Patriots kicker Stephen Gostkowski, the franchise’s all-time leading scorer, drafted out of Memphis in the fourth round in 2006.

Tennessee Titans safety Kevin Byard, a third-round pick out of Middle Tennessee State in 2016, named first-team All-Pro after his second season in the league.

There’s Kansas City Chiefs wide receiver Tyreek Hill, another first-team All-Pro, dismissed from Oklahoma State and barred from attending the combine after pleading guilty to domestic violence charges, a fifth-round pick out of Division II West Alabama in 2016.

Tennessee Titans cornerback Malcolm Butler, center, went from a prospect coming out of a Division II college to making one of the more famous plays in Super Bowl history while playing for the New England Patriots. (Mark Mulville/Buffalo News)

Pittsburgh Steelers tackle Alejandro Villanueva, who after serving in the military, attended a regional combine in 2010.

Minnesota Vikings wide receiver Adam Thielen. Denver Broncos cornerback Chris Harris. Seattle Seahawks receiver Doug Baldwin. Titans cornerback Malcolm Butler.

All combine snubs. All undrafted.

As was Broncos running back Phillip Lindsey, who despite starring at Colorado, last season became the first undrafted offensive rookie named to the Pro Bowl.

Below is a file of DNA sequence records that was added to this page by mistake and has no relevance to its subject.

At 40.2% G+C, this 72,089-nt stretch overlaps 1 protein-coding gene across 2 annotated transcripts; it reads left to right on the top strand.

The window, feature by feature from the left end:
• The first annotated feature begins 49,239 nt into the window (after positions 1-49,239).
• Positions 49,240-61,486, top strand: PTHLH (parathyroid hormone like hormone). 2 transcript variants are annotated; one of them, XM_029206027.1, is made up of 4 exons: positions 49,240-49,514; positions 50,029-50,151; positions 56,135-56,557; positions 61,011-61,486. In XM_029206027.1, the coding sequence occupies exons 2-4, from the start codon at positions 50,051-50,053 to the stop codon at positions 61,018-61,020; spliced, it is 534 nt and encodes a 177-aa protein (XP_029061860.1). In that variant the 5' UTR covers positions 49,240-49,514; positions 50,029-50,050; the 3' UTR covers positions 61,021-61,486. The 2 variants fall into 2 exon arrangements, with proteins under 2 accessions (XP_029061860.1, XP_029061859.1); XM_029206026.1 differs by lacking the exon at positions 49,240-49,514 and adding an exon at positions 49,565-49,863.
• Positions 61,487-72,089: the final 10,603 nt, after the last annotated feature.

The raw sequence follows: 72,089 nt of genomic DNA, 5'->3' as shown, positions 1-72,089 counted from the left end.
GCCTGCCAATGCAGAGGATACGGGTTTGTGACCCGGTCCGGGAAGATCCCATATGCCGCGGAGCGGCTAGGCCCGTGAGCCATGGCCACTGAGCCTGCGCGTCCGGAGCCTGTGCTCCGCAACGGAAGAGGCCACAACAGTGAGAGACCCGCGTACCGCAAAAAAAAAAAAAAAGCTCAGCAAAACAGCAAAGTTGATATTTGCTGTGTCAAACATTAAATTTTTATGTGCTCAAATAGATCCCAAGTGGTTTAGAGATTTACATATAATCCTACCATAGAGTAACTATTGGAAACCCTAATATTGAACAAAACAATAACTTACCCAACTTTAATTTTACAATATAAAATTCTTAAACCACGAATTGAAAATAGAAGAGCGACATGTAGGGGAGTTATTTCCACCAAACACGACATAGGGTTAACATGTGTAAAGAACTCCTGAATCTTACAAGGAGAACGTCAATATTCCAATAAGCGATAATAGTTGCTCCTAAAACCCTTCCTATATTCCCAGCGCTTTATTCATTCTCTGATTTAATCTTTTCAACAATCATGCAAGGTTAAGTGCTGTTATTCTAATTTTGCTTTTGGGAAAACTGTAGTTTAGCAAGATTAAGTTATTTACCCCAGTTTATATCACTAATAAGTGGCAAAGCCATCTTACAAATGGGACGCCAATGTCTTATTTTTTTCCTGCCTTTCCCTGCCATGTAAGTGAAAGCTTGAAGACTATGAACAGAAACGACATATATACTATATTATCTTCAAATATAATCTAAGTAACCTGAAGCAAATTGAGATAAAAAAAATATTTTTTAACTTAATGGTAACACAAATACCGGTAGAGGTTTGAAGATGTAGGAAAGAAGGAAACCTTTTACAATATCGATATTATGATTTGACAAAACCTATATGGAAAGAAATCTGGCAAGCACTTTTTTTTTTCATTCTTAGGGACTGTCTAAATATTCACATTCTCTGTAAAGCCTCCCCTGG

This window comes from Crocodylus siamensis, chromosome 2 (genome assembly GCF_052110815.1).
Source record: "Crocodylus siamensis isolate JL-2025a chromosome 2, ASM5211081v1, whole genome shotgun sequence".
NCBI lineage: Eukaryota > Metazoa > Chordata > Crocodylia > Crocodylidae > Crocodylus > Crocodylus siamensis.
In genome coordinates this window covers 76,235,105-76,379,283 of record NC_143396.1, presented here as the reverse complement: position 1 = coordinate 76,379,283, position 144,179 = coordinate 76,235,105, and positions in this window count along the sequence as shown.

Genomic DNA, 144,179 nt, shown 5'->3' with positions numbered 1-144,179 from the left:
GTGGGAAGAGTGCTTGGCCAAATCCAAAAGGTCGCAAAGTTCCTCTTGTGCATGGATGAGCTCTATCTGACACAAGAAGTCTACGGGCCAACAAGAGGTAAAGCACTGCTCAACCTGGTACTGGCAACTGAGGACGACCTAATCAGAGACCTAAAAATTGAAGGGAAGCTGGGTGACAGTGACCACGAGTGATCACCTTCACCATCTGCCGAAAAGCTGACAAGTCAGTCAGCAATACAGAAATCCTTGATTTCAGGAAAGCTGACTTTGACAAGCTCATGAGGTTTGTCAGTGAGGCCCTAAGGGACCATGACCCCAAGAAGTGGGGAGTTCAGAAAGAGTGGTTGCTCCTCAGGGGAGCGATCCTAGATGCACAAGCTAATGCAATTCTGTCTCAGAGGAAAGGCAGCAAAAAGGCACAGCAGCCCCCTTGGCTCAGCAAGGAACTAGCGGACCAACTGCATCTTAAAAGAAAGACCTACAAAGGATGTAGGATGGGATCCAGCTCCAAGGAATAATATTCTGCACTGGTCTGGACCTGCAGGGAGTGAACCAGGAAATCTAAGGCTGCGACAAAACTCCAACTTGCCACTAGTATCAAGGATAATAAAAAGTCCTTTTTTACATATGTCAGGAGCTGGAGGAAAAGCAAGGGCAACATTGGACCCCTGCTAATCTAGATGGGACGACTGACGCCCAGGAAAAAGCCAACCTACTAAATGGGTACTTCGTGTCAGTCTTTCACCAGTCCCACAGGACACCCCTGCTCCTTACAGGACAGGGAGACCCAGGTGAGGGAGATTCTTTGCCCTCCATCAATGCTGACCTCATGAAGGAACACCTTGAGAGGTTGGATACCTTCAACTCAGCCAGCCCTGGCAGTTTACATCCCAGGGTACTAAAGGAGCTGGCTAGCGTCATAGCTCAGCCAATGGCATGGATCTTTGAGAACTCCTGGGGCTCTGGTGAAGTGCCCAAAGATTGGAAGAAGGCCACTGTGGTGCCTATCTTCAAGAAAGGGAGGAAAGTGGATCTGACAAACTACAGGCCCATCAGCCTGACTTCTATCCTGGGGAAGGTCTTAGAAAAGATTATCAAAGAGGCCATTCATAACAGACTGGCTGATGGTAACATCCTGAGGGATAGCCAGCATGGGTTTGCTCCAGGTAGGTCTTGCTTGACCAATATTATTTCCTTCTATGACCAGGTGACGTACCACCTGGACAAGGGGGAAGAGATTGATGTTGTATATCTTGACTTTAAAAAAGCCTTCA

“I'm one that would love for even more players to be here,” Bills general manager Brandon Beane said last week in Indianapolis, “because there are guys every year that aren’t invited to the combine. I know the young man from Denver last year, the running back, had a really good year and he was not invited here. So, believe me, it's probably at its max from the number of people. But from my seat, I'd love to get my hands on as many people as you can, just to get to know them and get around them and give them that opportunity to show what they can do.”

Jason Croom said he never really concerned himself about not being invited to the NFL combine. (Harry Scull Jr./Buffalo News)

‘They’ll hear about you later’

Jason Croom is the Bills' only tight end under contract for next season, with the team releasing veteran Charles Clay in February. Logan Thomas is a restricted free agent.

Croom, who signed with the Bills as an undrafted rookie free agent in 2017, wasn’t invited to the combine after an injury-plagued career at Tennessee.

But the 6-4, 252-pound former wide receiver had the requisite build, and he demonstrated his speed and pass-catching ability at the Volunteers’ pro day.

Croom’s 40 time and results in the vertical jump, broad jump, shuttle and three-cone drill would have placed in the top 10 among the tight ends who worked out at the combine, and his 23 reps on the bench press were one shy of the best mark.

“I never really concerned myself with that whole situation,” Croom said of not being invited to the combine, adding that he never stopped training. “Obviously, if you get there, you get a little bit more exposure, but at the end of the day, my whole mindset was just whoever gives me an opportunity. And that’s just how I approached it, because I knew: I don’t care where I go, I’m going to work hard.”